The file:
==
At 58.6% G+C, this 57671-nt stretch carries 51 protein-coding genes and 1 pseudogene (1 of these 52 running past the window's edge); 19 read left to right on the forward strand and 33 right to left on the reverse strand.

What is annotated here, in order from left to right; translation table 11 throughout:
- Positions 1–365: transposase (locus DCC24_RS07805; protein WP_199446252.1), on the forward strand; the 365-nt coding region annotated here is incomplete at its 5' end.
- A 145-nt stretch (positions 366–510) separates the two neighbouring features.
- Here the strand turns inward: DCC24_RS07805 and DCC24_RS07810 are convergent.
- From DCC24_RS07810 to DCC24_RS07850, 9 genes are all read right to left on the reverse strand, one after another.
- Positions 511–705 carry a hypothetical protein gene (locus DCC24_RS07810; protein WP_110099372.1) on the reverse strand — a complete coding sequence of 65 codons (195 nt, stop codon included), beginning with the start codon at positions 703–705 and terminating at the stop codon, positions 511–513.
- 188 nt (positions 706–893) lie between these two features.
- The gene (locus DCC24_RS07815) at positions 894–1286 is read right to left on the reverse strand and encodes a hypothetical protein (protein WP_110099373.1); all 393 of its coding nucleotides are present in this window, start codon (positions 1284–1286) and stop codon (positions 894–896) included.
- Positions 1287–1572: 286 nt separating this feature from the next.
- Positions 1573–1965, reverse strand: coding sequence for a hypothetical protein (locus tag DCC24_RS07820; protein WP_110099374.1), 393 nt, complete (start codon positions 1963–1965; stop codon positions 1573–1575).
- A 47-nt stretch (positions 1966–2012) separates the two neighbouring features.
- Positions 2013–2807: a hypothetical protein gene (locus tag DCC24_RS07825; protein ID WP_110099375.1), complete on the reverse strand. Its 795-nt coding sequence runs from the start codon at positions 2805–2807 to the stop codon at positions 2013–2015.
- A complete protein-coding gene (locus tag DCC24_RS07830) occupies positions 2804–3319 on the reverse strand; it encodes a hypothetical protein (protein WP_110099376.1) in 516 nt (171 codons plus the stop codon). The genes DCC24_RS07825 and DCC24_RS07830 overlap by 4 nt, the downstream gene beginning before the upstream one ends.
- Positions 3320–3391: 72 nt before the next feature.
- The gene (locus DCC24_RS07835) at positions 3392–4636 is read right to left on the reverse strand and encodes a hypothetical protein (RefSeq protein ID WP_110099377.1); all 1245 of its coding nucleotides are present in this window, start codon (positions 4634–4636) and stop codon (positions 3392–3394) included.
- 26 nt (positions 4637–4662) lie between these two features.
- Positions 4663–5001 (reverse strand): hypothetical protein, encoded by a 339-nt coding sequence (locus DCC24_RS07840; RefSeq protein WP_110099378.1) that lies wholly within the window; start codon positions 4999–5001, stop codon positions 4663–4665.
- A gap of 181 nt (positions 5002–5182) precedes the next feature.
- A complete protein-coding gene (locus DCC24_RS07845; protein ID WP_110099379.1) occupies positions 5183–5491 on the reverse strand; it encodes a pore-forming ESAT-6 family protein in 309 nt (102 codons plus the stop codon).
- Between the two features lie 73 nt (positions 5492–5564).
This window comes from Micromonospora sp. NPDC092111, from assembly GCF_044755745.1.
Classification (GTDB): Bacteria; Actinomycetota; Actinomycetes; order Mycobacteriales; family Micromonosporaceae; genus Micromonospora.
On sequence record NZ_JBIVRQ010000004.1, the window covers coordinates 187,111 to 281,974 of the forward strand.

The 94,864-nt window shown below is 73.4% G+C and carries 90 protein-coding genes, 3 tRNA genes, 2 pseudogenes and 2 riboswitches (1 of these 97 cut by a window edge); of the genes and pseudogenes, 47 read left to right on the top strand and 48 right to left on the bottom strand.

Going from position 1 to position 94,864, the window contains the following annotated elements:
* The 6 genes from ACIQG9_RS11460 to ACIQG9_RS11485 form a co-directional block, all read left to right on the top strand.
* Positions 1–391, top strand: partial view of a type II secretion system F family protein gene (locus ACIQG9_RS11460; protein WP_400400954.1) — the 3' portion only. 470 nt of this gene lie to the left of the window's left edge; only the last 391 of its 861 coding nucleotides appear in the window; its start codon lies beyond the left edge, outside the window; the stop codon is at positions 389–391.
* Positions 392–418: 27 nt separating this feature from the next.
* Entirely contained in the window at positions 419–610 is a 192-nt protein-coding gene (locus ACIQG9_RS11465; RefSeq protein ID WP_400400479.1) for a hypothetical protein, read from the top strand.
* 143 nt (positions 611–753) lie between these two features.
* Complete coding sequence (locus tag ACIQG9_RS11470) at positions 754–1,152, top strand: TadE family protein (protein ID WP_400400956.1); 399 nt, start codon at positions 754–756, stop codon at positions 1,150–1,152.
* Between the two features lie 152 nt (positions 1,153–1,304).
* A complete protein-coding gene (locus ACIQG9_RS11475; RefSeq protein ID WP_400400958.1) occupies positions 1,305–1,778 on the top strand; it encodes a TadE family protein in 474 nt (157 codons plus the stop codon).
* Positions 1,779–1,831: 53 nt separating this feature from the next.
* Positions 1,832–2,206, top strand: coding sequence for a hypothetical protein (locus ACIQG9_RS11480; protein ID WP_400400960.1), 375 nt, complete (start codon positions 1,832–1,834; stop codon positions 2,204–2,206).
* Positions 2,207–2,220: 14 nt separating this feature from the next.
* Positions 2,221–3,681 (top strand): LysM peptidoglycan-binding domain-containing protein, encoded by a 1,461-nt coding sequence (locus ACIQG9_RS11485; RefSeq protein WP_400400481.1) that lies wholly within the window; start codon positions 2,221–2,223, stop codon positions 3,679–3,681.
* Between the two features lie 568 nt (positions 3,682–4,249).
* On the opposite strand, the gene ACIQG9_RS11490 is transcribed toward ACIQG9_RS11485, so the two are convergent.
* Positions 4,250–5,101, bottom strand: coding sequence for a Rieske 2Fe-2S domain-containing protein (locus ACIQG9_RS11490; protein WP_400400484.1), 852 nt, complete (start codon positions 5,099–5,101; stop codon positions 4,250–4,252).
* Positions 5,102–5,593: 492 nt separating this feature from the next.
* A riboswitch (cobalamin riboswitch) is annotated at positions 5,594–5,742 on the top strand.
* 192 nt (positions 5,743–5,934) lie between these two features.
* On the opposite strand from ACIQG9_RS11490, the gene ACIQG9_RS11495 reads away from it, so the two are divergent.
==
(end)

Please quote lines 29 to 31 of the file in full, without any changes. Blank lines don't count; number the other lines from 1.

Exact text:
* Positions 392–418: 27 nt separating this feature from the next.
* Entirely contained in the window at positions 419–610 is a 192-nt protein-coding gene (locus ACIQG9_RS11465; RefSeq protein ID WP_400400479.1) for a hypothetical protein, read from the top strand.
* 143 nt (positions 611–753) lie between these two features.